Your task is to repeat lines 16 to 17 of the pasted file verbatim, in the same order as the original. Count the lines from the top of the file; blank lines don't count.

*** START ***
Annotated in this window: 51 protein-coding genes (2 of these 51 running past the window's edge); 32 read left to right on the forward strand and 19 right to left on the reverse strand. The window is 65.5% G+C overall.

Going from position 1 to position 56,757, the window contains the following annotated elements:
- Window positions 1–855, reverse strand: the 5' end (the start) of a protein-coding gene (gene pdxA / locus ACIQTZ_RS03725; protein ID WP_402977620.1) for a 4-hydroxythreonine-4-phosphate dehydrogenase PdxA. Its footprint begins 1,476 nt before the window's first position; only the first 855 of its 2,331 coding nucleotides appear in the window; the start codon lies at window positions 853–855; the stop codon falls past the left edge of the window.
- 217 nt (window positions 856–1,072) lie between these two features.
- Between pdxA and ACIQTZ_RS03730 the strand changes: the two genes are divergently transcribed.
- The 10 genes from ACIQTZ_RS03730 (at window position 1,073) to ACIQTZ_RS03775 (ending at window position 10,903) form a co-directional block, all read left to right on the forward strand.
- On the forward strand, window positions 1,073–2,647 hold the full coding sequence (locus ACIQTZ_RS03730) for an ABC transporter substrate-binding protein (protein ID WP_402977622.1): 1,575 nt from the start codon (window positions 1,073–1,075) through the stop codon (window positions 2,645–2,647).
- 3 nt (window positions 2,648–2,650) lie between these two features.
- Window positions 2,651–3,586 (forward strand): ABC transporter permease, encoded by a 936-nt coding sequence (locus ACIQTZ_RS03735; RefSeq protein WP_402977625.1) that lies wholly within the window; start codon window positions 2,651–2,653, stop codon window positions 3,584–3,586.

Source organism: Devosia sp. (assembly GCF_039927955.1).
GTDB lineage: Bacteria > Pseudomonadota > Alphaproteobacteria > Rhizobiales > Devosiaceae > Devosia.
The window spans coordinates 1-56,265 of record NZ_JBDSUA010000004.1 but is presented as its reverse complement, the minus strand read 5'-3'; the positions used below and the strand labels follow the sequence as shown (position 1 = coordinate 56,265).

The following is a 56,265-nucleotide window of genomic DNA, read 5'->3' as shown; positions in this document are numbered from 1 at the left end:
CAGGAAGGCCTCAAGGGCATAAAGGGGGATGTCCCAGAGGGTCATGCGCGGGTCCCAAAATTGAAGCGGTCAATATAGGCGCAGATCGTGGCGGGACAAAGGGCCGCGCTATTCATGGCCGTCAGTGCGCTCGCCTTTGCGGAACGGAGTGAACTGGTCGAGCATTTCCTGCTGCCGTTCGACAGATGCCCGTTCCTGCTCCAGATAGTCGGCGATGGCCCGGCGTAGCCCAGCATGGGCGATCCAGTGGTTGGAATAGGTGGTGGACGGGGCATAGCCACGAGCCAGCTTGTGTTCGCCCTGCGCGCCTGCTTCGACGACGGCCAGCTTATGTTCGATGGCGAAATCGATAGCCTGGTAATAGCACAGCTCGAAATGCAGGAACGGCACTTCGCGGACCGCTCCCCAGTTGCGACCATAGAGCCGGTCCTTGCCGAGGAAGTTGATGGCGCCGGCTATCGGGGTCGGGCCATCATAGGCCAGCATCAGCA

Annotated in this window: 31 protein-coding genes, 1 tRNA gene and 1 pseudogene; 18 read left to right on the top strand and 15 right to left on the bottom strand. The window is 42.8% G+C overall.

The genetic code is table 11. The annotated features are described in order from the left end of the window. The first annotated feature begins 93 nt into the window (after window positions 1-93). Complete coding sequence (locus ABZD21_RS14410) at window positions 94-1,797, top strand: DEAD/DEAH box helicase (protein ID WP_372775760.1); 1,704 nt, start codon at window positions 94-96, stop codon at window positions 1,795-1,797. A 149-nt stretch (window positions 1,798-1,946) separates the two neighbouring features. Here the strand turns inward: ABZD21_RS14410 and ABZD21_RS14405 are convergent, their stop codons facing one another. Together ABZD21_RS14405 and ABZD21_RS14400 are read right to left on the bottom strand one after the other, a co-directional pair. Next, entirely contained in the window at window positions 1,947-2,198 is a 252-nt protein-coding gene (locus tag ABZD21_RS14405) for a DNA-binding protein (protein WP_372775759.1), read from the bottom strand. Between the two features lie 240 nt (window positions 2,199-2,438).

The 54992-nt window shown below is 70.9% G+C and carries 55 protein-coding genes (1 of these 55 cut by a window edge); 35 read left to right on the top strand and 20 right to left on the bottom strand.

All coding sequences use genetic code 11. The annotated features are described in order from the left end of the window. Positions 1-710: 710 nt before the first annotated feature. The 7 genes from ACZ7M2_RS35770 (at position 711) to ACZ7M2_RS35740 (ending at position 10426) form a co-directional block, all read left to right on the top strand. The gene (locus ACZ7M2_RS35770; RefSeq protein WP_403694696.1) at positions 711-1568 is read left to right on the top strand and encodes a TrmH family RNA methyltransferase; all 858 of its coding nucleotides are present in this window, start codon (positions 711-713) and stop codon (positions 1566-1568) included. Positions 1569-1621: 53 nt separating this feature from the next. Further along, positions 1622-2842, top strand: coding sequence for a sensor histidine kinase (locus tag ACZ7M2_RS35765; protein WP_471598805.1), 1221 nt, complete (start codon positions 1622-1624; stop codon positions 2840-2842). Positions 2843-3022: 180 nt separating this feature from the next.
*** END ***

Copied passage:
The genetic code is table 11. The annotated features are described in order from the left end of the window. The first annotated feature begins 93 nt into the window (after window positions 1-93). Complete coding sequence (locus ABZD21_RS14410) at window positions 94-1,797, top strand: DEAD/DEAH box helicase (protein ID WP_372775760.1); 1,704 nt, start codon at window positions 94-96, stop codon at window positions 1,795-1,797. A 149-nt stretch (window positions 1,798-1,946) separates the two neighbouring features. Here the strand turns inward: ABZD21_RS14410 and ABZD21_RS14405 are convergent, their stop codons facing one another. Together ABZD21_RS14405 and ABZD21_RS14400 are read right to left on the bottom strand one after the other, a co-directional pair. Next, entirely contained in the window at window positions 1,947-2,198 is a 252-nt protein-coding gene (locus tag ABZD21_RS14405) for a DNA-binding protein (protein WP_372775759.1), read from the bottom strand. Between the two features lie 240 nt (window positions 2,199-2,438).

The 54992-nt window shown below is 70.9% G+C and carries 55 protein-coding genes (1 of these 55 cut by a window edge); 35 read left to right on the top strand and 20 right to left on the bottom strand.